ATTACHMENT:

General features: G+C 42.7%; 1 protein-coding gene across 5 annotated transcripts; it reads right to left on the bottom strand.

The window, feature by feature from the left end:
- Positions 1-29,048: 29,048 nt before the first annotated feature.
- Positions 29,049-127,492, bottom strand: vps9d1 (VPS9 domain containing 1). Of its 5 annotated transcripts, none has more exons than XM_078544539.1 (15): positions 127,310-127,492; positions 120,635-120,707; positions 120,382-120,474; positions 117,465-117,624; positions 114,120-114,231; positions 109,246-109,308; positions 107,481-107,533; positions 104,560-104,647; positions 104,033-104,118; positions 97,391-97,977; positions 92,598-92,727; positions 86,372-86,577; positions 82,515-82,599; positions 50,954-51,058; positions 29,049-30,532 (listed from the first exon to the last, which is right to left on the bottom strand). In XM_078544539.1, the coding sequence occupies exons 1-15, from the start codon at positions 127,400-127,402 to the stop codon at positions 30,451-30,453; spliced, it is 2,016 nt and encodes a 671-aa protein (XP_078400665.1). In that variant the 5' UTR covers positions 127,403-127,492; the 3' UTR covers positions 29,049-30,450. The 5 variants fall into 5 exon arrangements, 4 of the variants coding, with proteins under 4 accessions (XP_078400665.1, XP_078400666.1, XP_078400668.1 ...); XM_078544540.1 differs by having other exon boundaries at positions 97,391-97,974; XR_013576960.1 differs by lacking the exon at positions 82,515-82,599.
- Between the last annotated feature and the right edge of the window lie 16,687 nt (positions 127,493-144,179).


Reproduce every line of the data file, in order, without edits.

General features: G+C 42.7%; 1 protein-coding gene across 5 annotated transcripts; it reads right to left on the bottom strand.

The window, feature by feature from the left end:
- Positions 1-29,048: 29,048 nt before the first annotated feature.
- Positions 29,049-127,492, bottom strand: vps9d1 (VPS9 domain containing 1). Of its 5 annotated transcripts, none has more exons than XM_078544539.1 (15): positions 127,310-127,492; positions 120,635-120,707; positions 120,382-120,474; positions 117,465-117,624; positions 114,120-114,231; positions 109,246-109,308; positions 107,481-107,533; positions 104,560-104,647; positions 104,033-104,118; positions 97,391-97,977; positions 92,598-92,727; positions 86,372-86,577; positions 82,515-82,599; positions 50,954-51,058; positions 29,049-30,532 (listed from the first exon to the last, which is right to left on the bottom strand). In XM_078544539.1, the coding sequence occupies exons 1-15, from the start codon at positions 127,400-127,402 to the stop codon at positions 30,451-30,453; spliced, it is 2,016 nt and encodes a 671-aa protein (XP_078400665.1). In that variant the 5' UTR covers positions 127,403-127,492; the 3' UTR covers positions 29,049-30,450. The 5 variants fall into 5 exon arrangements, 4 of the variants coding, with proteins under 4 accessions (XP_078400665.1, XP_078400666.1, XP_078400668.1 ...); XM_078544540.1 differs by having other exon boundaries at positions 97,391-97,974; XR_013576960.1 differs by lacking the exon at positions 82,515-82,599.
- Between the last annotated feature and the right edge of the window lie 16,687 nt (positions 127,493-144,179).